Diamonds In My Own Backyard


The good thing about a blog is that, in an otherwise mundane week for news, you can write about other things that you think are more important.

The two things that piqued my interest this week more than Miss California, the president's commencement speech at Arizona State University, or the blowout scoring in the NBA playoffs were items I found right in my blogroll.

First up - Jason Campbell, hereby known as "Dr. Jay".

YOU NEED TO SEND THIS BROTHER A CONGRATULATORY EMAIL IF YOU ARE READING THIS!

Jason has ascended to that rarest of academic heights by being awarded his PhD about a week ago. I don't know how many black men will earn doctorates in 2009, but I do know that the number of ALL blacks achieving this educational milestone in 2006 is somewhere around 1,650 - so it would be safe to say that this years crop is a pretty small number.

A long time ago, back when I was in college, I used to think about becoming an English professor, but spending the amount of time that I did in the department getting my bachelor's degree cured me of that notion. The men, none of whom were black or Indian or anything other than WASPs and Jews, seemed to be from another planet. Although there were a few PhD's in my neighborhood growing up, and we lived near a college campus, there was something about these men at my alma mater, men who seemed to be overly cloistered from the world, that caused my desire to wane.

So it is with a sense of awe and nostalgia that I salute Dr. Campbell, who has persevered in spite of the long odds against the completion of his entire program of study. I hope the toolbox he brings to the table culturally as well as intellectually will inspire young black men contemplating a life of scholarship the way I was that there is life after the dissertation.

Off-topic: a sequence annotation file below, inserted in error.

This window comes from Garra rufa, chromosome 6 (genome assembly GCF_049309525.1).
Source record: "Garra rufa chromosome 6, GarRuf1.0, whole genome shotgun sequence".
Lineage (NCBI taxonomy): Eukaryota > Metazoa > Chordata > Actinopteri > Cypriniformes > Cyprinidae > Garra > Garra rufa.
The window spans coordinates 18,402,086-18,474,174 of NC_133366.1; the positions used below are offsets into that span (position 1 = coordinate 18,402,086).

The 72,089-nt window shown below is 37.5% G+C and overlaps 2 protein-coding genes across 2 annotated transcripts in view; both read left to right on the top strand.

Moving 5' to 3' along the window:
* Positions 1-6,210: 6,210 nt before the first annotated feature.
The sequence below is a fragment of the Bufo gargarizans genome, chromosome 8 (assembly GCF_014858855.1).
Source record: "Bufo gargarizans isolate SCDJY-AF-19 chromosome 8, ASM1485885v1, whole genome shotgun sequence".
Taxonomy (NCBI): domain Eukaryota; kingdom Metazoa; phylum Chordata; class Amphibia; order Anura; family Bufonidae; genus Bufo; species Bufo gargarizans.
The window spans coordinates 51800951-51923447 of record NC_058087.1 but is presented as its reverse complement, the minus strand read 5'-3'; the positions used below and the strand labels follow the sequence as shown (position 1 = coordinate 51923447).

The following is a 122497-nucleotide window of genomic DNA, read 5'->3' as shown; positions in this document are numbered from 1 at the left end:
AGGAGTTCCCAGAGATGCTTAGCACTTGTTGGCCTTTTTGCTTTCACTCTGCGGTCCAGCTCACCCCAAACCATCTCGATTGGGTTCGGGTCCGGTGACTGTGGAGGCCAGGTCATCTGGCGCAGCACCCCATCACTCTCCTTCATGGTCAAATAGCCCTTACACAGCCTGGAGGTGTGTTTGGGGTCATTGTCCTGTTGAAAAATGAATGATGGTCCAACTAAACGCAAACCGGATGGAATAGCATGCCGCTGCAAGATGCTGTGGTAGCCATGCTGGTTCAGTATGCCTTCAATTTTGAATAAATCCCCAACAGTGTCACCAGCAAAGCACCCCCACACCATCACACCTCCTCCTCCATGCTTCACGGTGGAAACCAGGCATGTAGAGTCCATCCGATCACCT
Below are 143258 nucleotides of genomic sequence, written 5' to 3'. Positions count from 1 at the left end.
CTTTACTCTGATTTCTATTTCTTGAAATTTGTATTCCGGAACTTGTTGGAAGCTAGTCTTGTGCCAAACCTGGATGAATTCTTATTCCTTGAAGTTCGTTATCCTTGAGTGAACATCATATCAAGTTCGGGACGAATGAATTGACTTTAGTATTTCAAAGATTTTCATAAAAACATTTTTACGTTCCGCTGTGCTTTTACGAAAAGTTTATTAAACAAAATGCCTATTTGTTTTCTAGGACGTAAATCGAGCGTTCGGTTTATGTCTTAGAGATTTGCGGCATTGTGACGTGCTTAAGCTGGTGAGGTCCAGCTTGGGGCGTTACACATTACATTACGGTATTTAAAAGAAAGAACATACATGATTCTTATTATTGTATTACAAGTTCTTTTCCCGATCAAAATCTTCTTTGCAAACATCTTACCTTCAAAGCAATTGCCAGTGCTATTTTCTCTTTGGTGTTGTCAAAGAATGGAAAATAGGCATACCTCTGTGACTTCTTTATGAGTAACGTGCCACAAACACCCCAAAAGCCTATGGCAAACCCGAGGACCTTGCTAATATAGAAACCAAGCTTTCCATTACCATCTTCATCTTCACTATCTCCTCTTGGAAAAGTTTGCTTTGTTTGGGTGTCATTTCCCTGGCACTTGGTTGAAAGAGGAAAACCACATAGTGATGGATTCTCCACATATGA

The second thing that caught my eye this week is a profound statement about the direction in which our media, and by extension our society, is headed that was on The Flack last week. The Flack really isn't a political blog, but Peter Himler, a veteran New York public relations professional, reveals so much about the massive effort that is at work in the advertising world practically around the clock in an attempt to control and predict our behavior in order that others may profit from our malleability that I just had to include his blog on my list.

One of his latest posts talks about the latest thing in marketing is something he calls "journalism 2.0" in his article "Forget Journalists. It's The Algorithm" :


It involves the confluence of three big digital drivers: advertising, algorithms and content creation:

    "...former MySpace Chairman Richard Rosenblatt has spent the past three years refining a set of algorithms that it uses as a guide for mass-producing content that it publishes on its many Web properties."


As I understand it, Mr. Rosenblatt's company, Demand Media, creates content, not based on a journalistic assessment of what's news or newsworthy, but instead on an algorithm that matches (and attempts to monetize) consumer and advertising demand for a given topic.



If I were you, I would be afraid of anything like this. Very afraid. Maybe you aren't willing to admit how limited your mind is, but I am. If the only information I could ever get was only the information I wanted, how could I learn anything new?

To paraphrase motivational speaker Earl Nightingale, these two bloggers I've spotlighted tonight are just some of the "diamonds in my own backyard."





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